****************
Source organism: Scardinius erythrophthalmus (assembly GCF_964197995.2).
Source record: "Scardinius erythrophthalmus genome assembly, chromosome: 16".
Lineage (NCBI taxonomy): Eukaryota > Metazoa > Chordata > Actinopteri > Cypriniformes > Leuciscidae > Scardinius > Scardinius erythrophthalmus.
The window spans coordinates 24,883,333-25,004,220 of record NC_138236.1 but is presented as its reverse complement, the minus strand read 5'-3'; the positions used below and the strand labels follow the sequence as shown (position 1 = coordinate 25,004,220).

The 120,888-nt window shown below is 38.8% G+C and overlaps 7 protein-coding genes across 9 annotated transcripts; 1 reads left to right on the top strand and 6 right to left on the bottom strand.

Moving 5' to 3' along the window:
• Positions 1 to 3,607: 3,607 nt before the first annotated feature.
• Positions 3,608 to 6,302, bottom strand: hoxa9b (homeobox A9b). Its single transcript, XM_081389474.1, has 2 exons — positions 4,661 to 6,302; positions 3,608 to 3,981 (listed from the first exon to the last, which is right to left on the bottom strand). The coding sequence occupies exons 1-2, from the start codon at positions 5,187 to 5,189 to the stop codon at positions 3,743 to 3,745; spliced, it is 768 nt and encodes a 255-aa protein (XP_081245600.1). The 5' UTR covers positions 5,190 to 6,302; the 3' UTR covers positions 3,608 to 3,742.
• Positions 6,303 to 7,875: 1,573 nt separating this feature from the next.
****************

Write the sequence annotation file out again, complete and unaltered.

Source organism: Scardinius erythrophthalmus (assembly GCF_964197995.2).
Source record: "Scardinius erythrophthalmus genome assembly, chromosome: 16".
Lineage (NCBI taxonomy): Eukaryota > Metazoa > Chordata > Actinopteri > Cypriniformes > Leuciscidae > Scardinius > Scardinius erythrophthalmus.
The window spans coordinates 24,883,333-25,004,220 of record NC_138236.1 but is presented as its reverse complement, the minus strand read 5'-3'; the positions used below and the strand labels follow the sequence as shown (position 1 = coordinate 25,004,220).

The 120,888-nt window shown below is 38.8% G+C and overlaps 7 protein-coding genes across 9 annotated transcripts; 1 reads left to right on the top strand and 6 right to left on the bottom strand.

Moving 5' to 3' along the window:
• Positions 1 to 3,607: 3,607 nt before the first annotated feature.
• Positions 3,608 to 6,302, bottom strand: hoxa9b (homeobox A9b). Its single transcript, XM_081389474.1, has 2 exons — positions 4,661 to 6,302; positions 3,608 to 3,981 (listed from the first exon to the last, which is right to left on the bottom strand). The coding sequence occupies exons 1-2, from the start codon at positions 5,187 to 5,189 to the stop codon at positions 3,743 to 3,745; spliced, it is 768 nt and encodes a 255-aa protein (XP_081245600.1). The 5' UTR covers positions 5,190 to 6,302; the 3' UTR covers positions 3,608 to 3,742.
• Positions 6,303 to 7,875: 1,573 nt separating this feature from the next.